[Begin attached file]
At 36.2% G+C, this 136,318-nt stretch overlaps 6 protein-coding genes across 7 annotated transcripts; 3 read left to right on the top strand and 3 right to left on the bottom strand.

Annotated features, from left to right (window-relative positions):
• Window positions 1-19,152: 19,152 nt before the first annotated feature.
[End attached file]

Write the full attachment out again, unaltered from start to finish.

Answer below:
At 36.2% G+C, this 136,318-nt stretch overlaps 6 protein-coding genes across 7 annotated transcripts; 3 read left to right on the top strand and 3 right to left on the bottom strand.

Annotated features, from left to right (window-relative positions):
• Window positions 1-19,152: 19,152 nt before the first annotated feature.